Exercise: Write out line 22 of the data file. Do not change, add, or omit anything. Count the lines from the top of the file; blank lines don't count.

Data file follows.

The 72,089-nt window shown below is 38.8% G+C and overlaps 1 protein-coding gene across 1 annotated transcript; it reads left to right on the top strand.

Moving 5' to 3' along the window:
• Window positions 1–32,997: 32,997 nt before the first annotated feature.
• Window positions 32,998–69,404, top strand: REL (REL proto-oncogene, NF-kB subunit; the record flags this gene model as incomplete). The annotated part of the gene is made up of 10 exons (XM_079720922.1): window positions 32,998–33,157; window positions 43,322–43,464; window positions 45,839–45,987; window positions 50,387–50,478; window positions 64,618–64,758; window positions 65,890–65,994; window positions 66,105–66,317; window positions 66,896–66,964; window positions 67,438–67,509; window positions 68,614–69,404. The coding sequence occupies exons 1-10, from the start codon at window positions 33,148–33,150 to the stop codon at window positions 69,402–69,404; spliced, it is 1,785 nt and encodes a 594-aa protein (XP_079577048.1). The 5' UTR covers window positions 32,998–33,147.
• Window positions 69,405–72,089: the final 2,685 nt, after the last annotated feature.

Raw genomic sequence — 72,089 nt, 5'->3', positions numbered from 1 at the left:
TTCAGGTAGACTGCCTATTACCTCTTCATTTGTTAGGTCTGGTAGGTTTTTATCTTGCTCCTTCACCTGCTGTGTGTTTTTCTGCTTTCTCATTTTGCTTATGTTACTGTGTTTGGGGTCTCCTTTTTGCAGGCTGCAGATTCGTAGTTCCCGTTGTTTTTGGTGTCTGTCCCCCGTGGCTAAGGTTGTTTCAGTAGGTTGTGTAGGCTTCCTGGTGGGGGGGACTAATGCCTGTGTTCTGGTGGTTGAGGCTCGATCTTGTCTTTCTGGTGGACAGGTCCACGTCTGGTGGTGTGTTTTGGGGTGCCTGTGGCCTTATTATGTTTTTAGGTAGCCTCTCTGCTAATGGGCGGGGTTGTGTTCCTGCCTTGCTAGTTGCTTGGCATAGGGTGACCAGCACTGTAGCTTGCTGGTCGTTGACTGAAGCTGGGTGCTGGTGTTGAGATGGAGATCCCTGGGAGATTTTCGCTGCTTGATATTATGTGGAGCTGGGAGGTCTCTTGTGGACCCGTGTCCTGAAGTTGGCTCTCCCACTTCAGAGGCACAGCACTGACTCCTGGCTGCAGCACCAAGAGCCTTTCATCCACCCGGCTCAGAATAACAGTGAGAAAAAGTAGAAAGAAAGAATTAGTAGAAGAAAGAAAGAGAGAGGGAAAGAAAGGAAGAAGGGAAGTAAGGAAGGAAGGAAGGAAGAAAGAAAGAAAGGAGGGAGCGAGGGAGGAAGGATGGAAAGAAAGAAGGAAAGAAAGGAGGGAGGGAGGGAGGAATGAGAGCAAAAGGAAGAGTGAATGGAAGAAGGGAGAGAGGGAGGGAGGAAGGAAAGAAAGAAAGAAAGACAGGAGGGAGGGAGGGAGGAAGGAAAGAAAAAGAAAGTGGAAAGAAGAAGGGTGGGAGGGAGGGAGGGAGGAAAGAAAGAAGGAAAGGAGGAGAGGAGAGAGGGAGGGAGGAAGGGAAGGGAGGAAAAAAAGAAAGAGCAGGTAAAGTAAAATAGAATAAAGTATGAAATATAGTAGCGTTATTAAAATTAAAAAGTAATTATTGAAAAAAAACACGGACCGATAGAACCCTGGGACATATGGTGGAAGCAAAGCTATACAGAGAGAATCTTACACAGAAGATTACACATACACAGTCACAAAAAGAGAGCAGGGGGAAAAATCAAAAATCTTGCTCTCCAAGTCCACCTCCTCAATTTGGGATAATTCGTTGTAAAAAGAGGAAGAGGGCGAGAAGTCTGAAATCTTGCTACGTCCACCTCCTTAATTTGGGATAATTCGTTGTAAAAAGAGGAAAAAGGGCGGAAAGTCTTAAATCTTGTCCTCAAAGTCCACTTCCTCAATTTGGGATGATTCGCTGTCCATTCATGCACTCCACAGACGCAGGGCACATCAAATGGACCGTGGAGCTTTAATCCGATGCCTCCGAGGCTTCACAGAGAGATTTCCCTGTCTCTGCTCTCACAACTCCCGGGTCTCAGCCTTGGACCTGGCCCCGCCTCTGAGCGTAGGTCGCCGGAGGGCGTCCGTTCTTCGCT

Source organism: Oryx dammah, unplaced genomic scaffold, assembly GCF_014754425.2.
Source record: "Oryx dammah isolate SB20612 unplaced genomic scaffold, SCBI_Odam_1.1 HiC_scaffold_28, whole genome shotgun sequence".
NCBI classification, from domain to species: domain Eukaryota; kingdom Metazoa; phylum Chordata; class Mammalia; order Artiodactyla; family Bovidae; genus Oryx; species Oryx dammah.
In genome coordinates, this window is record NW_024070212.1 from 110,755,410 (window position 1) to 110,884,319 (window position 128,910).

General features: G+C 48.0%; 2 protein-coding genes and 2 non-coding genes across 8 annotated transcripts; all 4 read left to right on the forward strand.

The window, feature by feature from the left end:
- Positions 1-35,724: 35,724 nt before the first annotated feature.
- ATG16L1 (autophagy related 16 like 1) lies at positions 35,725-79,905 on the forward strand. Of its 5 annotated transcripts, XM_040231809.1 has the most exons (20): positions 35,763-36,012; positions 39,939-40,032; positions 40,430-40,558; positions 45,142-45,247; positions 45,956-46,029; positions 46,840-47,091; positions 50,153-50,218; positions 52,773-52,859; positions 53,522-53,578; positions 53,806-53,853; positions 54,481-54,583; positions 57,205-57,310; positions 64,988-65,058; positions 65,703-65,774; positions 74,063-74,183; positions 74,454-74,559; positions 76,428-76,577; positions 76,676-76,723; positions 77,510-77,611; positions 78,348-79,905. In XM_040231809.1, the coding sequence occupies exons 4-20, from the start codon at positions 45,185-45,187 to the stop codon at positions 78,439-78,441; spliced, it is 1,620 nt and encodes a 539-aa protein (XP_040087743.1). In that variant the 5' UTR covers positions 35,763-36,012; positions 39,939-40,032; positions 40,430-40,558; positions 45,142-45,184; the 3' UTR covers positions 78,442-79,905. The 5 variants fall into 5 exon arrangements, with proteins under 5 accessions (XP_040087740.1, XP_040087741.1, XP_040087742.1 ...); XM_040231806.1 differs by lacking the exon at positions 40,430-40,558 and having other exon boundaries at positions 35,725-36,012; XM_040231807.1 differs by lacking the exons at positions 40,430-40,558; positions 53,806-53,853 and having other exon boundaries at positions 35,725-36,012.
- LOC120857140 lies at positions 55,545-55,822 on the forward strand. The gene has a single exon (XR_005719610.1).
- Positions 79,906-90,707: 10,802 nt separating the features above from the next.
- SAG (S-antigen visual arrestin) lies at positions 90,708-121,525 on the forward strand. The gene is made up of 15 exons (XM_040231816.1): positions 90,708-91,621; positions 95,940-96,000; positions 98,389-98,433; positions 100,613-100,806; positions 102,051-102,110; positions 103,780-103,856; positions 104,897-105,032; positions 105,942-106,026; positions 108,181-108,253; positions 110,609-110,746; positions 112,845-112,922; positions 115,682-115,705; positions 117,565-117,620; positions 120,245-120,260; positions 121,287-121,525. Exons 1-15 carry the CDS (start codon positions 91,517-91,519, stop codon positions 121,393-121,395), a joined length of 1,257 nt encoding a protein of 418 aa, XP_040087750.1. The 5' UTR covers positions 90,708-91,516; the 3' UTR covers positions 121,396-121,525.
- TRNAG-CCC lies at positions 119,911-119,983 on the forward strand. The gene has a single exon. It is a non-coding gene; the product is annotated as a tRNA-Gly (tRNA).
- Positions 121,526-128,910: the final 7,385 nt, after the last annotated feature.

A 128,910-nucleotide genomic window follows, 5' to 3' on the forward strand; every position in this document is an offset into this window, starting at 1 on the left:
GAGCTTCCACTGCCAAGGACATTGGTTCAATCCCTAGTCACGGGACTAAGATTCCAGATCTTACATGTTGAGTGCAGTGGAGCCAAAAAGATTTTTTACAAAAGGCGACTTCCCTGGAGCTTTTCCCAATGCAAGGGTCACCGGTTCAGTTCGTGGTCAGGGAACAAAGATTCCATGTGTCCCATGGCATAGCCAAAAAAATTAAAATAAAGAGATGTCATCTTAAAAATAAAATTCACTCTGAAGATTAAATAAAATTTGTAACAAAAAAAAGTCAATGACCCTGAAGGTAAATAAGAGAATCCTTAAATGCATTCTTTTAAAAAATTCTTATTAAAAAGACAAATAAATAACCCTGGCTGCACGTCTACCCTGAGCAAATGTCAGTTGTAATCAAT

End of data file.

GAGCTTCCACTGCCAAGGACATTGGTTCAATCCCTAGTCACGGGACTAAGATTCCAGATCTTACATGTTGAGTGCAGTGGAGCCAAAAAGATTTTTTACAAAAGGCGACTTCCCTGGAGCTTTTCCCAATGCAAGGGTCACCGGTTCAGTTCGTGGTCAGGGAACAAAGATTCCATGTGTCCCATGGCATAGCCAAAAAAATTAAAATAAAGAGATGTCATCTTAAAAATAAAATTCACTCTGAAGATTAAATAAAATTTGTAACAAAAAAAAGTCAATGACCCTGAAGGTAAATAAGAGAATCCTTAAATGCATTCTTTTAAAAAATTCTTATTAAAAAGACAAATAAATAACCCTGGCTGCACGTCTACCCTGAGCAAATGTCAGTTGTAATCAAT